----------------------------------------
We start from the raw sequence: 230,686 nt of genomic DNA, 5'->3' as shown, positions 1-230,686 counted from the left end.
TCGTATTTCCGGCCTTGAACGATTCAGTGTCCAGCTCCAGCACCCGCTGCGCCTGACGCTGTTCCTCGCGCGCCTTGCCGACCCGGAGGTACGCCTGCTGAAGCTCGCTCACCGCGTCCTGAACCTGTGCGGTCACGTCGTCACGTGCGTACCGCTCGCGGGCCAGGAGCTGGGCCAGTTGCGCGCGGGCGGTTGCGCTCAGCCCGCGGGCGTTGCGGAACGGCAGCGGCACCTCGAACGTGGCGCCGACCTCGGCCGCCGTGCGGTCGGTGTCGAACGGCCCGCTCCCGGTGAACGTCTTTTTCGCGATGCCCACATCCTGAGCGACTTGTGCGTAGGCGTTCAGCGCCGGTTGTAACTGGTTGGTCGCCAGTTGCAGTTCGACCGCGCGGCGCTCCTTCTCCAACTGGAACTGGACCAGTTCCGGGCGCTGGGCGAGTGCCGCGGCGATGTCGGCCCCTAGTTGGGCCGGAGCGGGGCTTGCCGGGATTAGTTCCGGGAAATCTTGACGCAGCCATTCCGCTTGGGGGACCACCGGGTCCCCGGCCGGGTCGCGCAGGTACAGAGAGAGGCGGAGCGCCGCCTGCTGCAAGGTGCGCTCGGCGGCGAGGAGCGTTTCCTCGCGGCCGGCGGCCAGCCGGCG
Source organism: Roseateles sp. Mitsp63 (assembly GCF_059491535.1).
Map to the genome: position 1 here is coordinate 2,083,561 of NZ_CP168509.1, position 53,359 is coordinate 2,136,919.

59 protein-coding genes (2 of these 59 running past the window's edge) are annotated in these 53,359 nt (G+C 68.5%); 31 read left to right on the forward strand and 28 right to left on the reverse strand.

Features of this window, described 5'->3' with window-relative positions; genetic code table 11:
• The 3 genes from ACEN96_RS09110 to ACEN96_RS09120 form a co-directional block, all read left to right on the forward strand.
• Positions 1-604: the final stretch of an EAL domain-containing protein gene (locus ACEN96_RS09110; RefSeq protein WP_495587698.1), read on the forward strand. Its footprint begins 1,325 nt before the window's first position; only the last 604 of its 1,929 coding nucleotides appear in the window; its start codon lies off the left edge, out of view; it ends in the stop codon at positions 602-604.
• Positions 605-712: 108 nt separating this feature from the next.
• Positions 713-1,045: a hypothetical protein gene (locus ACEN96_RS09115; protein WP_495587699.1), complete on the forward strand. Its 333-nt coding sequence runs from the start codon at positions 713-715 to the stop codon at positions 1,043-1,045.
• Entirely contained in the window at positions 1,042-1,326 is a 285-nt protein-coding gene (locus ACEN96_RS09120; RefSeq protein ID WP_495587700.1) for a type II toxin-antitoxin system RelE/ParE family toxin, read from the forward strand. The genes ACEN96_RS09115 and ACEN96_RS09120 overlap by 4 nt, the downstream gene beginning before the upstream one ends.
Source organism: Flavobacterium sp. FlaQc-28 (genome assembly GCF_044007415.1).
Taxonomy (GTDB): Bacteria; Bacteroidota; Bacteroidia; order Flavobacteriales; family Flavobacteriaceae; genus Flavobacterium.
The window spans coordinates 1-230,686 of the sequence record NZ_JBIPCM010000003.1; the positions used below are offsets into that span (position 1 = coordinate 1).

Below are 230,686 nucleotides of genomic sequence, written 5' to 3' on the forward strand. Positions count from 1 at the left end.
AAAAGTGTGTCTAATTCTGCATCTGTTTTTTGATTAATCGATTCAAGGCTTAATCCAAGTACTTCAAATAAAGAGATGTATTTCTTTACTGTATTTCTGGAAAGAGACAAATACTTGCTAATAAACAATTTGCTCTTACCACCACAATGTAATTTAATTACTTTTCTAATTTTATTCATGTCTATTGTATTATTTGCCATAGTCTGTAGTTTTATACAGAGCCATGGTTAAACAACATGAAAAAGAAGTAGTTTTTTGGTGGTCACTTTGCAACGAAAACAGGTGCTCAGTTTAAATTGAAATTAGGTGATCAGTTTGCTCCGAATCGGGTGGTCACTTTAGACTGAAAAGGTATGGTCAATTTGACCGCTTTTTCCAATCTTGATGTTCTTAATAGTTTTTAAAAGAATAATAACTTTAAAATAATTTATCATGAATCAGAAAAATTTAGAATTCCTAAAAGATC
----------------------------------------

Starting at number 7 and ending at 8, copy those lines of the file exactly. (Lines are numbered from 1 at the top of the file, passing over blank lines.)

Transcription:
• The 3 genes from ACEN96_RS09110 to ACEN96_RS09120 form a co-directional block, all read left to right on the forward strand.
• Positions 1-604: the final stretch of an EAL domain-containing protein gene (locus ACEN96_RS09110; RefSeq protein WP_495587698.1), read on the forward strand. Its footprint begins 1,325 nt before the window's first position; only the last 604 of its 1,929 coding nucleotides appear in the window; its start codon lies off the left edge, out of view; it ends in the stop codon at positions 602-604.